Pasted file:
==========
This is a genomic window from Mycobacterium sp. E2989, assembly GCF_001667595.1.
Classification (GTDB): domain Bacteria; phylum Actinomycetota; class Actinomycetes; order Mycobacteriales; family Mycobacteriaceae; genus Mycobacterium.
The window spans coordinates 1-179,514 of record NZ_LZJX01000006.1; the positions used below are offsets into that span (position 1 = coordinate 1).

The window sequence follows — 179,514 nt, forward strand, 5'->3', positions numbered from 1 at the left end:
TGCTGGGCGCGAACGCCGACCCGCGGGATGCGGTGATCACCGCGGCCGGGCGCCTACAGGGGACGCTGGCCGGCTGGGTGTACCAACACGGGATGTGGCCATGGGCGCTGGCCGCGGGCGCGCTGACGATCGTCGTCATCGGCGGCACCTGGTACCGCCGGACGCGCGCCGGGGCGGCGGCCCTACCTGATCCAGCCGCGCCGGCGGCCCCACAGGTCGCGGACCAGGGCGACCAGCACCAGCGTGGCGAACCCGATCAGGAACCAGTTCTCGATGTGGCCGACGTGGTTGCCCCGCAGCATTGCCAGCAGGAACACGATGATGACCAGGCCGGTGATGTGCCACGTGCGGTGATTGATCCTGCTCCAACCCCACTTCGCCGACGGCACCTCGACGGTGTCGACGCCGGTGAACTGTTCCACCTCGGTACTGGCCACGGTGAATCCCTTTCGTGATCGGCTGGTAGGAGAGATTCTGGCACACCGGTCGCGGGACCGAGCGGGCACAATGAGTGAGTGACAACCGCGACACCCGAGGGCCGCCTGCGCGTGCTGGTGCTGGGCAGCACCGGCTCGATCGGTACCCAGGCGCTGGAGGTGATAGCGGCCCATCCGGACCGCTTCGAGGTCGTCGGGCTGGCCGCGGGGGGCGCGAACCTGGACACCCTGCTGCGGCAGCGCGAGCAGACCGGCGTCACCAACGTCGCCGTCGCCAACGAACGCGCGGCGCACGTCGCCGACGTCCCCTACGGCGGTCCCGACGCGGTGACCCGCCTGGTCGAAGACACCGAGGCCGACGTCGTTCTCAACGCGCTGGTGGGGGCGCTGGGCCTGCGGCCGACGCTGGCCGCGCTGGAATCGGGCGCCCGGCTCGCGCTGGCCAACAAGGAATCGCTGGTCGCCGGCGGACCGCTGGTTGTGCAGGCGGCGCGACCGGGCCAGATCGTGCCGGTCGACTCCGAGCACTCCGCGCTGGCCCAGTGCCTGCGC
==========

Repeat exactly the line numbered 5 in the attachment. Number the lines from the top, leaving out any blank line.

TGCTGGGCGCGAACGCCGACCCGCGGGATGCGGTGATCACCGCGGCCGGGCGCCTACAGGGGACGCTGGCCGGCTGGGTGTACCAACACGGGATGTGGCCATGGGCGCTGGCCGCGGGCGCGCTGACGATCGTCGTCATCGGCGGCACCTGGTACCGCCGGACGCGCGCCGGGGCGGCGGCCCTACCTGATCCAGCCGCGCCGGCGGCCCCACAGGTCGCGGACCAGGGCGACCAGCACCAGCGTGGCGAACCCGATCAGGAACCAGTTCTCGATGTGGCCGACGTGGTTGCCCCGCAGCATTGCCAGCAGGAACACGATGATGACCAGGCCGGTGATGTGCCACGTGCGGTGATTGATCCTGCTCCAACCCCACTTCGCCGACGGCACCTCGACGGTGTCGACGCCGGTGAACTGTTCCACCTCGGTACTGGCCACGGTGAATCCCTTTCGTGATCGGCTGGTAGGAGAGATTCTGGCACACCGGTCGCGGGACCGAGCGGGCACAATGAGTGAGTGACAACCGCGACACCCGAGGGCCGCCTGCGCGTGCTGGTGCTGGGCAGCACCGGCTCGATCGGTACCCAGGCGCTGGAGGTGATAGCGGCCCATCCGGACCGCTTCGAGGTCGTCGGGCTGGCCGCGGGGGGCGCGAACCTGGACACCCTGCTGCGGCAGCGCGAGCAGACCGGCGTCACCAACGTCGCCGTCGCCAACGAACGCGCGGCGCACGTCGCCGACGTCCCCTACGGCGGTCCCGACGCGGTGACCCGCCTGGTCGAAGACACCGAGGCCGACGTCGTTCTCAACGCGCTGGTGGGGGCGCTGGGCCTGCGGCCGACGCTGGCCGCGCTGGAATCGGGCGCCCGGCTCGCGCTGGCCAACAAGGAATCGCTGGTCGCCGGCGGACCGCTGGTTGTGCAGGCGGCGCGACCGGGCCAGATCGTGCCGGTCGACTCCGAGCACTCCGCGCTGGCCCAGTGCCTGCGC